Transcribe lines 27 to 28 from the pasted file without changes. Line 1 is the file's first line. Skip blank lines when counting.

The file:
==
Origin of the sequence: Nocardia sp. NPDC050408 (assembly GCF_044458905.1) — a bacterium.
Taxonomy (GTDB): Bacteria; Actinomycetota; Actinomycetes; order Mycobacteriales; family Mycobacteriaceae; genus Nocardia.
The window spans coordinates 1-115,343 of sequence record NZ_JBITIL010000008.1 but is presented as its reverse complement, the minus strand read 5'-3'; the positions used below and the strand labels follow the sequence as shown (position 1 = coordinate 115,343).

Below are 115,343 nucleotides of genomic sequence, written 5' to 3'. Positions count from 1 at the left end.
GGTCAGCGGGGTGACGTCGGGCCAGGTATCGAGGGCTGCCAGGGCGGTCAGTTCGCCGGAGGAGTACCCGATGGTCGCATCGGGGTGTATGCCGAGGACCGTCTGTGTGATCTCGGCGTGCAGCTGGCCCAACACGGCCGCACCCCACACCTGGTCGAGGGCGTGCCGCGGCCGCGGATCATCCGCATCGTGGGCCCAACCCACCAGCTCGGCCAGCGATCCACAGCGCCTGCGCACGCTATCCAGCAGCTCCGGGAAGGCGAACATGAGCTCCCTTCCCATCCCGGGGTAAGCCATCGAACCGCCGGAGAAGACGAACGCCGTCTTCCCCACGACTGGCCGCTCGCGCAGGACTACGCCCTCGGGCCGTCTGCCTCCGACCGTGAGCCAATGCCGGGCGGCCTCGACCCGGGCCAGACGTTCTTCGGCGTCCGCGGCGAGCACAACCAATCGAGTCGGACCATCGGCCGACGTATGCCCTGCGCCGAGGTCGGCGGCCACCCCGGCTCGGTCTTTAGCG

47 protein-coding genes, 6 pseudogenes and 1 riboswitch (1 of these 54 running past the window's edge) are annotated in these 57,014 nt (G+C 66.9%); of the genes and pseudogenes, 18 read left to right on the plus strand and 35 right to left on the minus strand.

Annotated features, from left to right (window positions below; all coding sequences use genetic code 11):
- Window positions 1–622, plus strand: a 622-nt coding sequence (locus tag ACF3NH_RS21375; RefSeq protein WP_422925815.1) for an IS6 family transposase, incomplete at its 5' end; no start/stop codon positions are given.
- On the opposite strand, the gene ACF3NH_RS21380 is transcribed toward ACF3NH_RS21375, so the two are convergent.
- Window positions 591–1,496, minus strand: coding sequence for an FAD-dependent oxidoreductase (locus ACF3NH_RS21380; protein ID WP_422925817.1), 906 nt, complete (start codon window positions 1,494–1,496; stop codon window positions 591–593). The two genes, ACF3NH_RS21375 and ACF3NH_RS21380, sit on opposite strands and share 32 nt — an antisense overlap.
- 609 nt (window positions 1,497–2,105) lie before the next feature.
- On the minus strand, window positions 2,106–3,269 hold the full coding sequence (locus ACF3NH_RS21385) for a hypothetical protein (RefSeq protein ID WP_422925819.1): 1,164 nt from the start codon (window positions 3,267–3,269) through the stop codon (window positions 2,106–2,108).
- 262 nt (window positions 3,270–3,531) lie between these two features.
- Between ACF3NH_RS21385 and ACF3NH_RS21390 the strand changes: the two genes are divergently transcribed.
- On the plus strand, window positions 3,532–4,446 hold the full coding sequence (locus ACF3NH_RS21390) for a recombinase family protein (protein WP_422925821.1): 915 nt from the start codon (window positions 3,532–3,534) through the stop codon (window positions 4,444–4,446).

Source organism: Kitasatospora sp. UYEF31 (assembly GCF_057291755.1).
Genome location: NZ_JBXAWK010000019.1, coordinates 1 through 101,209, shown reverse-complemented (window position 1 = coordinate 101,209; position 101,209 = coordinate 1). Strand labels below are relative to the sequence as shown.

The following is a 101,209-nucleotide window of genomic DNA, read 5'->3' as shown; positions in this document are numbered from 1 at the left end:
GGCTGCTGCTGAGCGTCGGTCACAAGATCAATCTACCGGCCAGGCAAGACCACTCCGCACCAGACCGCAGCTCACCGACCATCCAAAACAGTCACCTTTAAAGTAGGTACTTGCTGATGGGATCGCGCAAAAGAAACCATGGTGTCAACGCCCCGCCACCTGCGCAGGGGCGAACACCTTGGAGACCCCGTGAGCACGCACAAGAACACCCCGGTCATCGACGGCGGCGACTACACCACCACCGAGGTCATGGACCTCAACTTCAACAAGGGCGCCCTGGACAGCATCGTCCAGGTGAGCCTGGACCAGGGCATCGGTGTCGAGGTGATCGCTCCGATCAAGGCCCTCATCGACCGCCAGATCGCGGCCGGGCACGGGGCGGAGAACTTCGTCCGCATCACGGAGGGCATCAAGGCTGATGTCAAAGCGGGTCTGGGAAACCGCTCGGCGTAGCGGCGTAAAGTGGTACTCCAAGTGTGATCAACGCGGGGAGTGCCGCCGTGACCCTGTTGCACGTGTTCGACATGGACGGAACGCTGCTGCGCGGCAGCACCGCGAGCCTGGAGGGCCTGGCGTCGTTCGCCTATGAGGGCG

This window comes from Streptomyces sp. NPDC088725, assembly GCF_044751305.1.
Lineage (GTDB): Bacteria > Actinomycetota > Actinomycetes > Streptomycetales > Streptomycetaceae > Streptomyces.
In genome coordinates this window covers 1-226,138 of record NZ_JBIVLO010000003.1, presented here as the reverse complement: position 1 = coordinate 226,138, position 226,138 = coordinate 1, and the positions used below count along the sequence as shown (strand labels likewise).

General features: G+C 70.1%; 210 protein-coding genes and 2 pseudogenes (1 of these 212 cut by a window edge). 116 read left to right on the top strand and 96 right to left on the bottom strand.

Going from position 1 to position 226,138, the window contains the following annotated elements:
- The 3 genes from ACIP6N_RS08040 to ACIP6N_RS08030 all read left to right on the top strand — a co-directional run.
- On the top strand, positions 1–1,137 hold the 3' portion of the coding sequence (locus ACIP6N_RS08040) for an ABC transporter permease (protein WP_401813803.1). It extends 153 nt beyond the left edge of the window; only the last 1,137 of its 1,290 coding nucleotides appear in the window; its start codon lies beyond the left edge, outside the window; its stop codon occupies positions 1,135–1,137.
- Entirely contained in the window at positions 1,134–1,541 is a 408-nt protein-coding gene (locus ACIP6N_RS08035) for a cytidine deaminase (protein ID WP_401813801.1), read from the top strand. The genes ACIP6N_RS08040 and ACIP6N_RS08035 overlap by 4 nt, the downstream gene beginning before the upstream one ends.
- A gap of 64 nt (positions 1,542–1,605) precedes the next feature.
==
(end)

- Entirely contained in the window at positions 1,134–1,541 is a 408-nt protein-coding gene (locus ACIP6N_RS08035) for a cytidine deaminase (protein ID WP_401813801.1), read from the top strand. The genes ACIP6N_RS08040 and ACIP6N_RS08035 overlap by 4 nt, the downstream gene beginning before the upstream one ends.
- A gap of 64 nt (positions 1,542–1,605) precedes the next feature.